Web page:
Cunningham: Flat-Footed, by David Bax
Starting off with a bit of disclosure, I was unable to catch a 3D screening of Alla Kovgan’s Cunningham. Not that I’m exactly losing sleep over it. Despite my ongoing resolution not to turn into an old crank, I’ve never been a fan of the format, even when it’s Jean-Luc Godard directing the stereoscopic imagery. That said, one of the better uses of 3D in the last decade was Wim Wenders’ Pina, to which Cunningham bears a remarkable resemblance. Kovgan also seeks to replicate cinematically the work of a famous choreographer by allowing us to experiences its ups and downs, its ins and outs and its lefts and rights. Wenders succeeded by stripping away all that was unnecessary. Kovgan fails by throwing everything she can think of through the screen at us.
Kovgan mixes archival footage, old interviews and photos and, crucially, new stagings of her subject’s famous dances to tell the story of Merce Cunningham’s career. The Merce Cunningham Dance Company was a major force in avant garde dance for more than half a century but Cunningham focuses on its inception in the 1950s until the early 1970s, when the core group of dancers disbanded. Through collaborations with Robert Rauschenberg and John Cage (the latter of whom, along with Cunningham, provides some of the film’s best narration via interviews from the era), the company became an international sensation, at least among people who get excited about avant garde dance.
Kovgan does Cunningham a disservice by crowding his story and the power of his own creations with gratuitous whizbangery. Animated text, superimpositions, old pictures that slide onto the screen like some cheap iMovie effect; all of this is only a distraction from film’s chief draw.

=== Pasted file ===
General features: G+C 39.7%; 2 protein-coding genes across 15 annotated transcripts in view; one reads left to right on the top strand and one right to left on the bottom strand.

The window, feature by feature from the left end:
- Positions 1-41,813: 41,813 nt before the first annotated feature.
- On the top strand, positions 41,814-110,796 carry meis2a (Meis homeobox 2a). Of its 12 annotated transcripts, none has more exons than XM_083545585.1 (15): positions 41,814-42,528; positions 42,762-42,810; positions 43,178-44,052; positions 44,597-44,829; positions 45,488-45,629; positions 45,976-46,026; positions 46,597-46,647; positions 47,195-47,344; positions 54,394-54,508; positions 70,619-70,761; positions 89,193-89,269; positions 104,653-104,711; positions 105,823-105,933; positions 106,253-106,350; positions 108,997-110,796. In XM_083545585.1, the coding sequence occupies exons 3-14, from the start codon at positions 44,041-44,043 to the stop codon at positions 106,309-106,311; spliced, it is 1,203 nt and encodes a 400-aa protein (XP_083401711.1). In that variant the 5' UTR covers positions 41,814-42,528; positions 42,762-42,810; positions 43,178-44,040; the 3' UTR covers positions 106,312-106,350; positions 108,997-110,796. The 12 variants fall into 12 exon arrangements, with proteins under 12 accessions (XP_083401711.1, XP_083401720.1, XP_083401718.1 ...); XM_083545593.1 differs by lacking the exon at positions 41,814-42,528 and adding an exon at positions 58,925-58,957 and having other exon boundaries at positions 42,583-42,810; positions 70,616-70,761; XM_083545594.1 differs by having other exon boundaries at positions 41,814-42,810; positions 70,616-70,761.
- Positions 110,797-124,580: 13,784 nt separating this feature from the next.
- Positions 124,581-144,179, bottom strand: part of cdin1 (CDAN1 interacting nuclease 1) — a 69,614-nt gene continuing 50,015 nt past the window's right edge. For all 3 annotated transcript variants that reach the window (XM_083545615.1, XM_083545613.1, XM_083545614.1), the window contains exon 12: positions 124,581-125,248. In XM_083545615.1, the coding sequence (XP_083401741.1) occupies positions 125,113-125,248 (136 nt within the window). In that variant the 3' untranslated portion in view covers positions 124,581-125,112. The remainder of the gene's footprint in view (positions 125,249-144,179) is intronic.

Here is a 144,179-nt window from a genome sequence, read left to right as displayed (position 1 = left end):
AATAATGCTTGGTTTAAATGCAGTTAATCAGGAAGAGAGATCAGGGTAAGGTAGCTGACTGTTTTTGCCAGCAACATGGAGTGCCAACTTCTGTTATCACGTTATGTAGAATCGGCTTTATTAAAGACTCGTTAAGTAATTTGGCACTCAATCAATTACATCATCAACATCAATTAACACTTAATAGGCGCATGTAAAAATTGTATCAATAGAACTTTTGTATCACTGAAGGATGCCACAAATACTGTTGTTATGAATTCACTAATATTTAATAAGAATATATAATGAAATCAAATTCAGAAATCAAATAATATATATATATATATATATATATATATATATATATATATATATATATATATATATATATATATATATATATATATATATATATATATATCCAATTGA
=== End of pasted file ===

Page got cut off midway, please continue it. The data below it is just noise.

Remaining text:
Cunningham’s dances and the way Kovgan has restaged them for the camera are phenomenal. The flourishes used here are far more fruitful than the gimmicks listed above. A classic dolly-in/zoom-out on a dancer in a tunnel. Drone shots of figures prancing in unison on a rooftop. A soundstage filled with floating, silver, pillowy balloons that get brushed and kicked by the man and woman flitting through them (that one probably looked especially cool in 3D, I must admit). And through it all, the hypnotizing sounds of shuffling feet and rustling leotards. Even Kovgan’s one trick in these sequences–picture-in-picture comparisons between these new performances and vintage ones of the same dances–is pretty cool. 90 minutes of just this would have left me with nothing to complain about.
Instead, we get bizarre decisions like the early inclusion of an interview in which Cunningham insists that he wants his dances to stand on their own, not to “reflect” anything. Kovgan’s recreations fit that bill but so much of Cunningham‘s ancillary touches seem to openly defy the man. It’s possible to extract from that old interview that Cunningham probably would’ve hated the very idea of us analyzing him through his work. That doesn’t mean we shouldn’t do just that; as a critic, I advocate for it. But Kovgan wants to hold our hand through it when the dances could do most of the heavy lifting on their own.
With the specificity of her approach–3D, new dances but no new footage, etc.–Cunningham has the feel of a conceptual documentary. But Kovgan doesn’t seem sure of what the concept actually is.